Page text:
The Panel has left it up to the AFL to work out the ins and outs of when the Players can return to training, but the maths must be done in accordance with rule 10.12.2.

According to this rule, a player may return to training during the shorter of (1) the last two months of the Athlete’s period of Ineligibility, or (2) the last one-quarter of the period of Ineligibility. In other words, this is unlikely to be before July 2016, with presumed start dates for most players in September 2016.

The prohibition is against training with a team or using the facilities of a club or other member organization (ie. another AFL Club).

Does this mean that the sanctioned players can train together, albeit at some unassuming local oval? Presumably, the prohibition against training with “a team” refers to “the official playing team”, and so this would not be problematic. However, this is an issue remaining to be resolved.

If anything, and given the culture within an AFL Club, it is this sanction players are likely to feel the most, and something which distinguishes them from, say, an injured player running laps whilst the rest of the team performs different drills.

4. The Players have to pick up a large part of the cheque

The costs of the arbitration must be borne 75% by the Players and 25% by the AFL. Presumably the Players’ Association will pick up the Players’ tab.

Given the expense of the exercise, the Panel also ruled that the Players and AFL shall jointly contribute CHF 30,000 (thirty thousand Swiss Francs) to WADA for its legal fees and other expenses in connection with the arbitration. For anyone who has visited Switzerland recently, the exchange rate means this is a lot more money than it sounds.

5. Of the fresh evidence, some mattered a lot, other evidence less so

The most important incriminating evidence appeared to come from some of the players themselves. This is discussed further below. The Panel noted with apparent surprise that neither party had sought to call the players as witnesses, and so they had to do it: “It was an odd feature of the case that – it may be for perceptible tactical reasons – no party actually sought to call any of the Players to give oral testimony, and those who in the event did appear did so on the initiative of the Panel”: para 119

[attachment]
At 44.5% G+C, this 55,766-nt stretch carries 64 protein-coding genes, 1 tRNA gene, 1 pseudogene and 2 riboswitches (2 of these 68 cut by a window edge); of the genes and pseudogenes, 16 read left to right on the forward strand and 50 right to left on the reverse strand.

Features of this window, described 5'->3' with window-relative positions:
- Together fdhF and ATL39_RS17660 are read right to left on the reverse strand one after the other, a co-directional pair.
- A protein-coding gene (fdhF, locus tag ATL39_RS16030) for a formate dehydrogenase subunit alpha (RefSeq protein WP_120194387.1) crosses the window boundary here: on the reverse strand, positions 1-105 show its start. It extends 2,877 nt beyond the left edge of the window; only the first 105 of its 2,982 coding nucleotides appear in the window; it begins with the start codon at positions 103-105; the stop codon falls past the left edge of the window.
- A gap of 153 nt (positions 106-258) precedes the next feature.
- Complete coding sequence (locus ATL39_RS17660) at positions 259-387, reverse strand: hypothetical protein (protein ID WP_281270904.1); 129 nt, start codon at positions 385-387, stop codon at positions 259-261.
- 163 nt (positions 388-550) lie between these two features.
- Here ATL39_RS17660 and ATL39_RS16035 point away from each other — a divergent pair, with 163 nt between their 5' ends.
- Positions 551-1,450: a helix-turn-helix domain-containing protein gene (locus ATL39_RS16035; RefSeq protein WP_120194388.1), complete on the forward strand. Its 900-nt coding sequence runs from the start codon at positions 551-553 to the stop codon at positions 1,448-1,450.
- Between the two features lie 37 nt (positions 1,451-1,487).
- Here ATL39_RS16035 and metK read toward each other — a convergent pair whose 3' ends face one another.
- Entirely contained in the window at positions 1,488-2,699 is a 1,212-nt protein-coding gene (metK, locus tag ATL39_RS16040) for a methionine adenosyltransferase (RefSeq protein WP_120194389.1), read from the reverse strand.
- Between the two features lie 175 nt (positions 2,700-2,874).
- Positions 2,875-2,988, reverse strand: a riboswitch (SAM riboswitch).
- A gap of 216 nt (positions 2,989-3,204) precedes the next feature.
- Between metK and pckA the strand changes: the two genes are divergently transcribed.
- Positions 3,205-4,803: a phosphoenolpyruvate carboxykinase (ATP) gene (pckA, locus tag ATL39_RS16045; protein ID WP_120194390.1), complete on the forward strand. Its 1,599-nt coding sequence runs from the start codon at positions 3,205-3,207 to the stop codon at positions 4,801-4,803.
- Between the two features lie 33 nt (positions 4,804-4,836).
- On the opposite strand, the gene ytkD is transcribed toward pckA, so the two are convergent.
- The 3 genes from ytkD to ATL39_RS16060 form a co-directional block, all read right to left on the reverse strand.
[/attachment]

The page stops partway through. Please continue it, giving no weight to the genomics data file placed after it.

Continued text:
The hearing also appeared replete with experts from all parties, some who appeared at the AFL Tribunal and others who were new. ‘Dr Cox’ apparently impressed the Panel most, receiving the accolade:

The Panel was wholly convinced by the impressive evidence of Dr Cox (which was not available to the AFL Tribunal) to that effect, including his illuminating observation that the other compounds tested at Bio21 corresponded in their molecular structure to what they purported to be. Dr Cox had relevant and specific expertise. Dr Vine in the end agreed with Dr Cox for all practical purposes, since the difference between them was of a miniscule degree, ie. 99% as distinct from 97% to 98% certainty that the substance compounded at Bio21 was TB-4”: para 132.

WADA called Dr James Cox. The Players called Dr John Vine. The Panel added for good measure the Latin phrase ‘de minimis non curat lex’ after this comment, not only to show their knowledge of a dead language, but also to highlight to the Latin linguists reading the decision that the law does not concern itself with trifles. In other words, any minor difference about whether the substance was TB-4 is hardly material given the high degree of certainty put forward by both experts.

Fresh evidence not carrying apparent weight concerned scientific testing of a sample from Player A taken in the wake of a match on 14 July 2012. The Panel accepted the sample tested positive for TB-4. However, it was not prepared to accept that the positive test was caused by the injection of a TB-4 supplement, as distinct from it naturally occurring due to things like strenuous exercise.

This positive TB-4 test had been the subject of considerable pre-hearing controversy between the parties. However, CAS took an appropriately cautious approach to an evaluation of the evidence, possibly in contemplation of the strict protocols which typically apply when testing for the presence of a prohibited substance as distinct from its use.